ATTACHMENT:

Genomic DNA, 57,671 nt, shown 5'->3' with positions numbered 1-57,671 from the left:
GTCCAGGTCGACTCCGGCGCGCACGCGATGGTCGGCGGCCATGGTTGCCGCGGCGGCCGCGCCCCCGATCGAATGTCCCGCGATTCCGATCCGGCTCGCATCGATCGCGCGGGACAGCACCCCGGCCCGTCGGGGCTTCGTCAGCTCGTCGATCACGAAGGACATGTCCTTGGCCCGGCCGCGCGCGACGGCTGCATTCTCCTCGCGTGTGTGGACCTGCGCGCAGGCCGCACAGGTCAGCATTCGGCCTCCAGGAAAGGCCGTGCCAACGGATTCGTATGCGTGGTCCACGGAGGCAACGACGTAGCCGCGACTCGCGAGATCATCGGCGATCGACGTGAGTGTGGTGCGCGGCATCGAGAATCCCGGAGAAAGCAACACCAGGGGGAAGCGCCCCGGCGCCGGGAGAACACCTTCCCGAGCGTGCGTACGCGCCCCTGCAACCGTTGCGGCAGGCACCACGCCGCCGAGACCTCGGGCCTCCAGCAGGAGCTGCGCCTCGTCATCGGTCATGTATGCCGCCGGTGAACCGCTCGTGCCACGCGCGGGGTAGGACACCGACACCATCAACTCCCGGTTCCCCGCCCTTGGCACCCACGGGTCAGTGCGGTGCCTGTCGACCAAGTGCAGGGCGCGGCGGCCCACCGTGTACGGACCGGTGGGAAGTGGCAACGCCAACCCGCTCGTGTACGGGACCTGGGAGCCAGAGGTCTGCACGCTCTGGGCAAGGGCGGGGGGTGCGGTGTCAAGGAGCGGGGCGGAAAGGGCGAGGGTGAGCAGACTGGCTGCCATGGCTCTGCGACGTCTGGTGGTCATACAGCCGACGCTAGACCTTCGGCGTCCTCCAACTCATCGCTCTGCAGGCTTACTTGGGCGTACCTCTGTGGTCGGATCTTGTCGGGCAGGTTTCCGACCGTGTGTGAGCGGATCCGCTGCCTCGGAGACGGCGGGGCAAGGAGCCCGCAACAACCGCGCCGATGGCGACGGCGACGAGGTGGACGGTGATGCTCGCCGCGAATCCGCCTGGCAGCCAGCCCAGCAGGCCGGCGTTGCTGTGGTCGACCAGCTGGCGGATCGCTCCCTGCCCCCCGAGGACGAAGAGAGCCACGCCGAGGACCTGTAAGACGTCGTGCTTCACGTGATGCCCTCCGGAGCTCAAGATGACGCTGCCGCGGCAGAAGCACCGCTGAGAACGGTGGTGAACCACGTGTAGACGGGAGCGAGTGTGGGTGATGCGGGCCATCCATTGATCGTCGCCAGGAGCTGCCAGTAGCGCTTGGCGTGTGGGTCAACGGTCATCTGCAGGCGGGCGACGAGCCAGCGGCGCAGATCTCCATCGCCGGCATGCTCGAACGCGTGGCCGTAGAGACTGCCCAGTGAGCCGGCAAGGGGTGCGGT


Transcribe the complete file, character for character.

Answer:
Genomic DNA, 57,671 nt, shown 5'->3' with positions numbered 1-57,671 from the left:
GTCCAGGTCGACTCCGGCGCGCACGCGATGGTCGGCGGCCATGGTTGCCGCGGCGGCCGCGCCCCCGATCGAATGTCCCGCGATTCCGATCCGGCTCGCATCGATCGCGCGGGACAGCACCCCGGCCCGTCGGGGCTTCGTCAGCTCGTCGATCACGAAGGACATGTCCTTGGCCCGGCCGCGCGCGACGGCTGCATTCTCCTCGCGTGTGTGGACCTGCGCGCAGGCCGCACAGGTCAGCATTCGGCCTCCAGGAAAGGCCGTGCCAACGGATTCGTATGCGTGGTCCACGGAGGCAACGACGTAGCCGCGACTCGCGAGATCATCGGCGATCGACGTGAGTGTGGTGCGCGGCATCGAGAATCCCGGAGAAAGCAACACCAGGGGGAAGCGCCCCGGCGCCGGGAGAACACCTTCCCGAGCGTGCGTACGCGCCCCTGCAACCGTTGCGGCAGGCACCACGCCGCCGAGACCTCGGGCCTCCAGCAGGAGCTGCGCCTCGTCATCGGTCATGTATGCCGCCGGTGAACCGCTCGTGCCACGCGCGGGGTAGGACACCGACACCATCAACTCCCGGTTCCCCGCCCTTGGCACCCACGGGTCAGTGCGGTGCCTGTCGACCAAGTGCAGGGCGCGGCGGCCCACCGTGTACGGACCGGTGGGAAGTGGCAACGCCAACCCGCTCGTGTACGGGACCTGGGAGCCAGAGGTCTGCACGCTCTGGGCAAGGGCGGGGGGTGCGGTGTCAAGGAGCGGGGCGGAAAGGGCGAGGGTGAGCAGACTGGCTGCCATGGCTCTGCGACGTCTGGTGGTCATACAGCCGACGCTAGACCTTCGGCGTCCTCCAACTCATCGCTCTGCAGGCTTACTTGGGCGTACCTCTGTGGTCGGATCTTGTCGGGCAGGTTTCCGACCGTGTGTGAGCGGATCCGCTGCCTCGGAGACGGCGGGGCAAGGAGCCCGCAACAACCGCGCCGATGGCGACGGCGACGAGGTGGACGGTGATGCTCGCCGCGAATCCGCCTGGCAGCCAGCCCAGCAGGCCGGCGTTGCTGTGGTCGACCAGCTGGCGGATCGCTCCCTGCCCCCCGAGGACGAAGAGAGCCACGCCGAGGACCTGTAAGACGTCGTGCTTCACGTGATGCCCTCCGGAGCTCAAGATGACGCTGCCGCGGCAGAAGCACCGCTGAGAACGGTGGTGAACCACGTGTAGACGGGAGCGAGTGTGGGTGATGCGGGCCATCCATTGATCGTCGCCAGGAGCTGCCAGTAGCGCTTGGCGTGTGGGTCAACGGTCATCTGCAGGCGGGCGACGAGCCAGCGGCGCAGATCTCCATCGCCGGCATGCTCGAACGCGTGGCCGTAGAGACTGCCCAGTGAGCCGGCAAGGGGTGCGGT